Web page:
Staff have been cleaning out the basement and disposing of unwanted items, striving to find new homes for old furniture and suchlike. The area should soon be handed over to builders, with the revamped basement due to open by next spring.

The team would like to do more of its everyday cleaning chores when the house is open to the public, though it’s often impractical. People are generally keen to talk about matters domestic; there are frequent queries about how the silver collection is cleaned. Kate and Chloe also remember a woman frustrated by the discontinuance of Johnsons Traffic Wax Paste. Did Ickworth know how she could get anything as good? The house used the liquid form to buff floors, but the lady said it didn’t deliver the way she wanted!

The team has a National Trust “Bible” – a doorstop-proportioned housekeeping manual – it can consult for information about recommended cleaning techniques, what to use and where you can get it from. They do employ some fairly traditional solutions, such as paraffin and vinegar, and strive to avoid synthetic chemicals where possible, adopting a “less is more” approach.

Staff take steps not to “cross-infect” when using brushes to clean objects. Each is restricted to one type of material or artefact so that potentially-harmful substances don’t end up on the wrong thing. “Certain ormolu objects” – gilded, like the hallway chandelier – “we might put a wax finish on. So we wouldn’t want to take a brush used on a wax object and then use it on something that wax might damage,” explains Kate.

The dust she’s dislodging from the light is not a major worry in itself but can prove unhelpful if left. “It looks visually not very nice, but if you combine that with a damp house, which we have, mould can grow. And it can stain, too, if it becomes damp. You’re not just making it look nice; you’re doing it for a purpose. Bad things can happen if you don’t do it . . . On a relative scale, of course – the world doesn’t end – but you can get pests living in it.”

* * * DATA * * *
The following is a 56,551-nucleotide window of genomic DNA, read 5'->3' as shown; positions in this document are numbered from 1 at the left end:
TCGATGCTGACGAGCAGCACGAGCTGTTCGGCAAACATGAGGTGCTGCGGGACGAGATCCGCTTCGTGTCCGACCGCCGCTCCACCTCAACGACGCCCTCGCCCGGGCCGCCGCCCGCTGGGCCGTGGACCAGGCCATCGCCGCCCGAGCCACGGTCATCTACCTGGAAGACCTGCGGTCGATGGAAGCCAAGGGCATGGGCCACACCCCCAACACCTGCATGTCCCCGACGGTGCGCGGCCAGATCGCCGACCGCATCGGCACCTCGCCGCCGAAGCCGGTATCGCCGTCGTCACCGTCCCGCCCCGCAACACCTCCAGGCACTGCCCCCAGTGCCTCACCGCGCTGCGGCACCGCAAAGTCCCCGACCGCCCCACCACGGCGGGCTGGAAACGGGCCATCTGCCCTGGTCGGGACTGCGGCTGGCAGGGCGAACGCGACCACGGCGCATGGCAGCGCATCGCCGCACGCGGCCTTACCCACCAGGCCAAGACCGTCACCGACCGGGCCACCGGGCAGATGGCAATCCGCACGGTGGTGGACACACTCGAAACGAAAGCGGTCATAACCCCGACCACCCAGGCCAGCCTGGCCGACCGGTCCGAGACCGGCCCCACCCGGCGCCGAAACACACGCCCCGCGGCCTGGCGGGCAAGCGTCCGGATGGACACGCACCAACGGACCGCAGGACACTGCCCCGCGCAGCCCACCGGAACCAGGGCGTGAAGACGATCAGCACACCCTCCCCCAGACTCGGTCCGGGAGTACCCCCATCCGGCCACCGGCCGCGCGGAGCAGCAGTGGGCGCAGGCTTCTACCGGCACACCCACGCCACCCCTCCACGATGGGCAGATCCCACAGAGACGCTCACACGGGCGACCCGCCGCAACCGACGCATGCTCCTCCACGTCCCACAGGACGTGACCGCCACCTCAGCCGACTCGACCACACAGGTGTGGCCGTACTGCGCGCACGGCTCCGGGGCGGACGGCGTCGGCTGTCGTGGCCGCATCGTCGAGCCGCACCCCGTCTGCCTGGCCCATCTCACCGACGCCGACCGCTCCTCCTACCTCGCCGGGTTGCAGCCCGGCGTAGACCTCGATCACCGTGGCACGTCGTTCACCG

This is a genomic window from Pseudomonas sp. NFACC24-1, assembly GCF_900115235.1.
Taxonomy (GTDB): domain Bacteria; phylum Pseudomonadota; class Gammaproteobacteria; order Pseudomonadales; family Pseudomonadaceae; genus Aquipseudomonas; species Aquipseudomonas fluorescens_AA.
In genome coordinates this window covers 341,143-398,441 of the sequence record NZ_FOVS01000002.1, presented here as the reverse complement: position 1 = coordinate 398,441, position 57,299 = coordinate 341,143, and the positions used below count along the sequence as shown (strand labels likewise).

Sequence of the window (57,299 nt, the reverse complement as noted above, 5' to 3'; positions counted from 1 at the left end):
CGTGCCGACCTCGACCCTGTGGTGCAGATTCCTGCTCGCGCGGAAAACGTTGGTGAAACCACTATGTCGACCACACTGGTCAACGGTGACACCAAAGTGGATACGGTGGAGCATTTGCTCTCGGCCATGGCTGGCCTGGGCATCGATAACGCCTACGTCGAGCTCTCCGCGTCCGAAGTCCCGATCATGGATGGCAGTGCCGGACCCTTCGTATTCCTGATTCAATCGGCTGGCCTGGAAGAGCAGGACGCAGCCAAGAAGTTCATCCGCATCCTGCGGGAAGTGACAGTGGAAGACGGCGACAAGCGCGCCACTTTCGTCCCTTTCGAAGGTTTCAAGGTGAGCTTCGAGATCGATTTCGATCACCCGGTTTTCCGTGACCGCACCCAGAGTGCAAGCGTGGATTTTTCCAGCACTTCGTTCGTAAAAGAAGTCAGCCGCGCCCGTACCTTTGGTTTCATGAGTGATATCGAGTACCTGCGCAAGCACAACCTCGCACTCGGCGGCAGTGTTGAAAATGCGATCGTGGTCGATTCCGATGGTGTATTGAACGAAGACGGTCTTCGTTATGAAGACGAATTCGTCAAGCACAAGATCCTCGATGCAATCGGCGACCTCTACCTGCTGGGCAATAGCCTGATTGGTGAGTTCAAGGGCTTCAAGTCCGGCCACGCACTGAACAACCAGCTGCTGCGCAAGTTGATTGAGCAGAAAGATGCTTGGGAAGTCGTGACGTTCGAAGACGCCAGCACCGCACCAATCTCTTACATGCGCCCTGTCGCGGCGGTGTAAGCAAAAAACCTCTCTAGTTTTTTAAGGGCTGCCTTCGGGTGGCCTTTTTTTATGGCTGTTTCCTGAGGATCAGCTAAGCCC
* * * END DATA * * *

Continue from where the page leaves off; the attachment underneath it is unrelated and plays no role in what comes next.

Before the morning is out, Kate comes across a critter in an unusual place: a variegated carpet beetle on the marble hair of the king of Thebes. His torment portrayed in the late 18th Century sculpture by John Flaxman called Fury of Athamas is not because an unwanted visitor has taken up residence in his tresses but because he’s been driven mad and has killed son Learchus.

Still on pests, there might be a problem with silverfish in the library. It’s not certain, since none has yet been seen, but something has been munching a sample of the 8,000 books. Lepisma saccharina, known to eat the starches found in the glue of book-bindings, is definitely in the frame.

Today, as Kate and Chloe clean, colleagues are involved in one of the periodic checks of the house to check for signs of deterioration or damage. To aid them, there are photographs and descriptions of what items should look like. Ickworth has a folder per room.

If any problems are found – and this morning they notice cracking on a sedan chair – specialists can be alerted to make repairs.

Before I leave Kate and Chloe to their toil, I can’t help but ask if their professional perfection extends to their own abodes. The short answer, they laugh, is “no”, though Chloe admits she finds cleaning quite therapeutic. “I have a cat that sheds vast amounts of fur and brings in little dead things!” says Kate. “So it’s hard having a pristine home.”

Web link: www.nationaltrust.org.uk